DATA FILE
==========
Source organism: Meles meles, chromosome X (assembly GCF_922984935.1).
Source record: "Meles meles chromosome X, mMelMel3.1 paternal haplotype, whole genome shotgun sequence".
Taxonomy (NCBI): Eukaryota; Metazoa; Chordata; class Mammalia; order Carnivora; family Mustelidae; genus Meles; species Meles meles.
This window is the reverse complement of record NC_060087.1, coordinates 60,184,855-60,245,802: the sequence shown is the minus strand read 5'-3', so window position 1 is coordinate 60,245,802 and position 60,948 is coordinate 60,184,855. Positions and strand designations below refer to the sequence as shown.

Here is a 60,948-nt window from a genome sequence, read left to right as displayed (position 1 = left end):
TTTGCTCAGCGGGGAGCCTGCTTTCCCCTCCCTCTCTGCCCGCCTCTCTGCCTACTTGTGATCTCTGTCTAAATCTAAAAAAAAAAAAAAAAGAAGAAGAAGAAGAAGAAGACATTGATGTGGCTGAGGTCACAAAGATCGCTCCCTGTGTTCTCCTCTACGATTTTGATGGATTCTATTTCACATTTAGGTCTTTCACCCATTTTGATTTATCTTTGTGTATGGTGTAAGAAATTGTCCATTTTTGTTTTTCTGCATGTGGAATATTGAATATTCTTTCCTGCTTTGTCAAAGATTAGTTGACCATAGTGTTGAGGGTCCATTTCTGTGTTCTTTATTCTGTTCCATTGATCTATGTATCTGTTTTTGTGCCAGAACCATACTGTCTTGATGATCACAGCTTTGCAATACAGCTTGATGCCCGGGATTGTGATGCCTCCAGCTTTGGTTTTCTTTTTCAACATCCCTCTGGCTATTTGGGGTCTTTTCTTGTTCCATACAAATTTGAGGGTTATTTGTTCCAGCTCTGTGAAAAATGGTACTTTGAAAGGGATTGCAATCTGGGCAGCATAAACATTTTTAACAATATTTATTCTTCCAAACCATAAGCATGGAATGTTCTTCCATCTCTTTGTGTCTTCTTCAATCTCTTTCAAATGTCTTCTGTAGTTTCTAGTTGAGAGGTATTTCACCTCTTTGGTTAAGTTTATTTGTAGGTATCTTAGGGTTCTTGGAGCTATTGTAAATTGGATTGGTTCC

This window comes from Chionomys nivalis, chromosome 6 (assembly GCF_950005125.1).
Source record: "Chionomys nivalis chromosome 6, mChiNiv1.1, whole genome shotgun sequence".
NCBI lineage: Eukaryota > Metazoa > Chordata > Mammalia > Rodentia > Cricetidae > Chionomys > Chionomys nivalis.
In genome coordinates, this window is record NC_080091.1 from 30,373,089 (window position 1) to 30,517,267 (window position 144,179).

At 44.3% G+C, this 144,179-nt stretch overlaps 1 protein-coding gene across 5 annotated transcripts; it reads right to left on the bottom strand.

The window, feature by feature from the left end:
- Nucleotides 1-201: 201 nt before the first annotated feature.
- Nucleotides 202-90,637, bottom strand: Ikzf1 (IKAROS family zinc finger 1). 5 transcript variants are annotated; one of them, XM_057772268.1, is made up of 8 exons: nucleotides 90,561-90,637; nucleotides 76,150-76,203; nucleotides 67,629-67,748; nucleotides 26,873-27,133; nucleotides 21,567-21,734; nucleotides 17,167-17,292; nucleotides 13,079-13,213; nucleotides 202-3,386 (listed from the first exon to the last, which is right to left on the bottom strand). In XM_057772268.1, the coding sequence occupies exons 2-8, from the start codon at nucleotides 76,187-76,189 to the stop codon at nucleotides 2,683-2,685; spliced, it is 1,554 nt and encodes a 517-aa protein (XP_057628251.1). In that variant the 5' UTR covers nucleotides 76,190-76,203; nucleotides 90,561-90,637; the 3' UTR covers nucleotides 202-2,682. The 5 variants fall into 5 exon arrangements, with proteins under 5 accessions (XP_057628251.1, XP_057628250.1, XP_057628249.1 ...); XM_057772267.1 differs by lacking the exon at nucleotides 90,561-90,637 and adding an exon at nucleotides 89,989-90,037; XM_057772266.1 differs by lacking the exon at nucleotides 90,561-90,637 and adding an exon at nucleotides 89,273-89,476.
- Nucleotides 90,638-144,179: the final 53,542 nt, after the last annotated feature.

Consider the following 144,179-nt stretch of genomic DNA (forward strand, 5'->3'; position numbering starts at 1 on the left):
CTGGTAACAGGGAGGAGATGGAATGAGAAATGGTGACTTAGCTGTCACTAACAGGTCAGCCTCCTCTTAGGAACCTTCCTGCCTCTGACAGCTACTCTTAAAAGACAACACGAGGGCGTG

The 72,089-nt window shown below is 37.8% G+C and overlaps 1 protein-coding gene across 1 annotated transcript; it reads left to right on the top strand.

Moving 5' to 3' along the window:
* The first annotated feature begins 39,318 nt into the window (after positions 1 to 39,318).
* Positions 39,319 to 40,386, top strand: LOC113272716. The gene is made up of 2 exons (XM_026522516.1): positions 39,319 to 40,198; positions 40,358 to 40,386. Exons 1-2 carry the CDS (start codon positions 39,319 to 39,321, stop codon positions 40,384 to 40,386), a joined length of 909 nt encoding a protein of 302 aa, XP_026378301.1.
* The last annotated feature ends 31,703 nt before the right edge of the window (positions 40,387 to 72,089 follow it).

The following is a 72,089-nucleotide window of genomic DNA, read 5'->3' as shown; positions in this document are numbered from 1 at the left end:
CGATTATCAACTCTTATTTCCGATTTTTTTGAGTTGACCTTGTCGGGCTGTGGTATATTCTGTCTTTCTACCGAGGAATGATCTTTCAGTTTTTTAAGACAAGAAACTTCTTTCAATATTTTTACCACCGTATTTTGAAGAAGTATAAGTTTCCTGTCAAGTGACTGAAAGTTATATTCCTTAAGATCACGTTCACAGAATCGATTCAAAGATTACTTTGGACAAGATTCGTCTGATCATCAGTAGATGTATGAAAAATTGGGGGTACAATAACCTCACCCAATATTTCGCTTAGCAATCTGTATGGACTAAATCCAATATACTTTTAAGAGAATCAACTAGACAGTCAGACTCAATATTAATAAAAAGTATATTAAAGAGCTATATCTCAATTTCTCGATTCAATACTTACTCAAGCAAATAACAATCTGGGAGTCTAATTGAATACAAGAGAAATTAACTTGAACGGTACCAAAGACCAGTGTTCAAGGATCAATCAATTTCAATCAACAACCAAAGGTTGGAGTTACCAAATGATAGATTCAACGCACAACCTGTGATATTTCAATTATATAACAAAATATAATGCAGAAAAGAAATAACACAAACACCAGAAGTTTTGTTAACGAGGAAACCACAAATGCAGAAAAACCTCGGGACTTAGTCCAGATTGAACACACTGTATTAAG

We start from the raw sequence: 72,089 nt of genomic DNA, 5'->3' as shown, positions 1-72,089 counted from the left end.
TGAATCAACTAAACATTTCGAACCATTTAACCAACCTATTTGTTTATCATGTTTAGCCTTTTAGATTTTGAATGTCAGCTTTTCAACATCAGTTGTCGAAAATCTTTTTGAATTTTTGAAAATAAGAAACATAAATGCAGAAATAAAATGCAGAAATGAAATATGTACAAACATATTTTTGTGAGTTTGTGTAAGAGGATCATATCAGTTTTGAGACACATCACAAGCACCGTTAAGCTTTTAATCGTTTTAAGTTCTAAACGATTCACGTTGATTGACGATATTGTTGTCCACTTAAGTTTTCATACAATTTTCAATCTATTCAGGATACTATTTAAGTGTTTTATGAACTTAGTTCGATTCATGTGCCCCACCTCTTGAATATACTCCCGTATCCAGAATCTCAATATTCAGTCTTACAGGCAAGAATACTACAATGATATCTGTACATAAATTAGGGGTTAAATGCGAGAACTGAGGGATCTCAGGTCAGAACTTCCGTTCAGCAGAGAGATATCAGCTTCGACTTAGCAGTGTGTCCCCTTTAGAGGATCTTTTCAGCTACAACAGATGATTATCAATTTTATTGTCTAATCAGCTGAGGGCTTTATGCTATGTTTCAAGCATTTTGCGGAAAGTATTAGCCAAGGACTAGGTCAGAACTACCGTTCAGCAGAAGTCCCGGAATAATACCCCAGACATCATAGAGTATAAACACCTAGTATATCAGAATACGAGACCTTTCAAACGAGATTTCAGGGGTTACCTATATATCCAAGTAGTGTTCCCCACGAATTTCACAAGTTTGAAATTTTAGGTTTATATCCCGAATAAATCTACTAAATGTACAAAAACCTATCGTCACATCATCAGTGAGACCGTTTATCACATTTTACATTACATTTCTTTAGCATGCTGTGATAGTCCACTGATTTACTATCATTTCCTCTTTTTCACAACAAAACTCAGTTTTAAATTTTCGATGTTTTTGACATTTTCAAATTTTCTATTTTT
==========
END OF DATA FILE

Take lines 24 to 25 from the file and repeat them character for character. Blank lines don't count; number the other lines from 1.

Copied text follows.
CGATTATCAACTCTTATTTCCGATTTTTTTGAGTTGACCTTGTCGGGCTGTGGTATATTCTGTCTTTCTACCGAGGAATGATCTTTCAGTTTTTTAAGACAAGAAACTTCTTTCAATATTTTTACCACCGTATTTTGAAGAAGTATAAGTTTCCTGTCAAGTGACTGAAAGTTATATTCCTTAAGATCACGTTCACAGAATCGATTCAAAGATTACTTTGGACAAGATTCGTCTGATCATCAGTAGATGTATGAAAAATTGGGGGTACAATAACCTCACCCAATATTTCGCTTAGCAATCTGTATGGACTAAATCCAATATACTTTTAAGAGAATCAACTAGACAGTCAGACTCAATATTAATAAAAAGTATATTAAAGAGCTATATCTCAATTTCTCGATTCAATACTTACTCAAGCAAATAACAATCTGGGAGTCTAATTGAATACAAGAGAAATTAACTTGAACGGTACCAAAGACCAGTGTTCAAGGATCAATCAATTTCAATCAACAACCAAAGGTTGGAGTTACCAAATGATAGATTCAACGCACAACCTGTGATATTTCAATTATATAACAAAATATAATGCAGAAAAGAAATAACACAAACACCAGAAGTTTTGTTAACGAGGAAACCACAAATGCAGAAAAACCTCGGGACTTAGTCCAGATTGAACACACTGTATTAAG

We start from the raw sequence: 72,089 nt of genomic DNA, 5'->3' as shown, positions 1-72,089 counted from the left end.